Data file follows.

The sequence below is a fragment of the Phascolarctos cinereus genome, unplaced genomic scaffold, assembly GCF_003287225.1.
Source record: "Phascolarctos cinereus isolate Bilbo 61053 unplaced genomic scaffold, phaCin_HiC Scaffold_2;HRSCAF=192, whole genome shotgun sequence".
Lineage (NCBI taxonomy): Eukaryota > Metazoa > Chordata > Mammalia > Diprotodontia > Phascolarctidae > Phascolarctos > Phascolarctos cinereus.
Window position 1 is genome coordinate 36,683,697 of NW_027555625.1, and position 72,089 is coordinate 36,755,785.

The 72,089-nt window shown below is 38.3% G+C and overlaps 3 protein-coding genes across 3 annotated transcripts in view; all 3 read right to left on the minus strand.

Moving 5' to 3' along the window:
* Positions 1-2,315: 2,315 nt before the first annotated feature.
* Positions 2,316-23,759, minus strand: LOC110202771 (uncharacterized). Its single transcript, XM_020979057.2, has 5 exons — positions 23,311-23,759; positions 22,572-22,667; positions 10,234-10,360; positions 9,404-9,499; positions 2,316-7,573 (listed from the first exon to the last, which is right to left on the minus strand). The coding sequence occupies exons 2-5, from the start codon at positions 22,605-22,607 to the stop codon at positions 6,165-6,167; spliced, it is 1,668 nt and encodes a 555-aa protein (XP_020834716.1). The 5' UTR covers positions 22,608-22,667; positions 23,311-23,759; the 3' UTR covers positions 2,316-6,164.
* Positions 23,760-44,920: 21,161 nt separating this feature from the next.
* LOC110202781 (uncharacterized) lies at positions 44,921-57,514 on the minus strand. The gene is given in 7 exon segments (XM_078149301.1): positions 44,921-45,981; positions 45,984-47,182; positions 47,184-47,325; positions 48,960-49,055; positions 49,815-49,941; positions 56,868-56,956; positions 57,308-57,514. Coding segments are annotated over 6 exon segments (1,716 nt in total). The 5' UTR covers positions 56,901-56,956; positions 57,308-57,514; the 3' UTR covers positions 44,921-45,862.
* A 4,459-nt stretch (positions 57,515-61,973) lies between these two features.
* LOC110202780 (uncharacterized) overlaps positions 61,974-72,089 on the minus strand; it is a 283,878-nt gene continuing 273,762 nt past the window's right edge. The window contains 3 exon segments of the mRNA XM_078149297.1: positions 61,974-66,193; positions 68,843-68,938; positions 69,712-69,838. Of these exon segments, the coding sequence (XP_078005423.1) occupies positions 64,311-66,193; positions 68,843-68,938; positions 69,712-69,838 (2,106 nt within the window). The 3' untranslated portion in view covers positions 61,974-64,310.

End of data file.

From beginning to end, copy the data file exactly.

The sequence below is a fragment of the Phascolarctos cinereus genome, unplaced genomic scaffold, assembly GCF_003287225.1.
Source record: "Phascolarctos cinereus isolate Bilbo 61053 unplaced genomic scaffold, phaCin_HiC Scaffold_2;HRSCAF=192, whole genome shotgun sequence".
Lineage (NCBI taxonomy): Eukaryota > Metazoa > Chordata > Mammalia > Diprotodontia > Phascolarctidae > Phascolarctos > Phascolarctos cinereus.
Window position 1 is genome coordinate 36,683,697 of NW_027555625.1, and position 72,089 is coordinate 36,755,785.

The 72,089-nt window shown below is 38.3% G+C and overlaps 3 protein-coding genes across 3 annotated transcripts in view; all 3 read right to left on the minus strand.

Moving 5' to 3' along the window:
* Positions 1-2,315: 2,315 nt before the first annotated feature.
* Positions 2,316-23,759, minus strand: LOC110202771 (uncharacterized). Its single transcript, XM_020979057.2, has 5 exons — positions 23,311-23,759; positions 22,572-22,667; positions 10,234-10,360; positions 9,404-9,499; positions 2,316-7,573 (listed from the first exon to the last, which is right to left on the minus strand). The coding sequence occupies exons 2-5, from the start codon at positions 22,605-22,607 to the stop codon at positions 6,165-6,167; spliced, it is 1,668 nt and encodes a 555-aa protein (XP_020834716.1). The 5' UTR covers positions 22,608-22,667; positions 23,311-23,759; the 3' UTR covers positions 2,316-6,164.
* Positions 23,760-44,920: 21,161 nt separating this feature from the next.
* LOC110202781 (uncharacterized) lies at positions 44,921-57,514 on the minus strand. The gene is given in 7 exon segments (XM_078149301.1): positions 44,921-45,981; positions 45,984-47,182; positions 47,184-47,325; positions 48,960-49,055; positions 49,815-49,941; positions 56,868-56,956; positions 57,308-57,514. Coding segments are annotated over 6 exon segments (1,716 nt in total). The 5' UTR covers positions 56,901-56,956; positions 57,308-57,514; the 3' UTR covers positions 44,921-45,862.
* A 4,459-nt stretch (positions 57,515-61,973) lies between these two features.
* LOC110202780 (uncharacterized) overlaps positions 61,974-72,089 on the minus strand; it is a 283,878-nt gene continuing 273,762 nt past the window's right edge. The window contains 3 exon segments of the mRNA XM_078149297.1: positions 61,974-66,193; positions 68,843-68,938; positions 69,712-69,838. Of these exon segments, the coding sequence (XP_078005423.1) occupies positions 64,311-66,193; positions 68,843-68,938; positions 69,712-69,838 (2,106 nt within the window). The 3' untranslated portion in view covers positions 61,974-64,310.